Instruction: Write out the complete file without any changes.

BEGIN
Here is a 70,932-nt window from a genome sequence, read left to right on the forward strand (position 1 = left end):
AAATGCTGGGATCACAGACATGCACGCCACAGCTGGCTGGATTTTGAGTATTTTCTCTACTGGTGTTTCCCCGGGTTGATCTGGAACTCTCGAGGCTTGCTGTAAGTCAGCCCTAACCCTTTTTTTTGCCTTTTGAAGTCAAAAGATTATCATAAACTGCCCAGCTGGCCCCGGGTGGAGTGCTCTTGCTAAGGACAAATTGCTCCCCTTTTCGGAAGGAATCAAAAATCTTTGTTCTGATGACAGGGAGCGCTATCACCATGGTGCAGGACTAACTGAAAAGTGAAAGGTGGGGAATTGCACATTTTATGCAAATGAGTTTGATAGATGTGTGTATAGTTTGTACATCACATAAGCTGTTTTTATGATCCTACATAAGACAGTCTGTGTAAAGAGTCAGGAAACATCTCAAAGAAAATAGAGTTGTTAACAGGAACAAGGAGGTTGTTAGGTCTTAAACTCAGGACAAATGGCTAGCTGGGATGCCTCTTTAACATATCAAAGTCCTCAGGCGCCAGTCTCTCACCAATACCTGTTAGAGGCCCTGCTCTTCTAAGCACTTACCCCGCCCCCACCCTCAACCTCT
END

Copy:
Here is a 70,932-nt window from a genome sequence, read left to right on the forward strand (position 1 = left end):
AAATGCTGGGATCACAGACATGCACGCCACAGCTGGCTGGATTTTGAGTATTTTCTCTACTGGTGTTTCCCCGGGTTGATCTGGAACTCTCGAGGCTTGCTGTAAGTCAGCCCTAACCCTTTTTTTTGCCTTTTGAAGTCAAAAGATTATCATAAACTGCCCAGCTGGCCCCGGGTGGAGTGCTCTTGCTAAGGACAAATTGCTCCCCTTTTCGGAAGGAATCAAAAATCTTTGTTCTGATGACAGGGAGCGCTATCACCATGGTGCAGGACTAACTGAAAAGTGAAAGGTGGGGAATTGCACATTTTATGCAAATGAGTTTGATAGATGTGTGTATAGTTTGTACATCACATAAGCTGTTTTTATGATCCTACATAAGACAGTCTGTGTAAAGAGTCAGGAAACATCTCAAAGAAAATAGAGTTGTTAACAGGAACAAGGAGGTTGTTAGGTCTTAAACTCAGGACAAATGGCTAGCTGGGATGCCTCTTTAACATATCAAAGTCCTCAGGCGCCAGTCTCTCACCAATACCTGTTAGAGGCCCTGCTCTTCTAAGCACTTACCCCGCCCCCACCCTCAACCTCT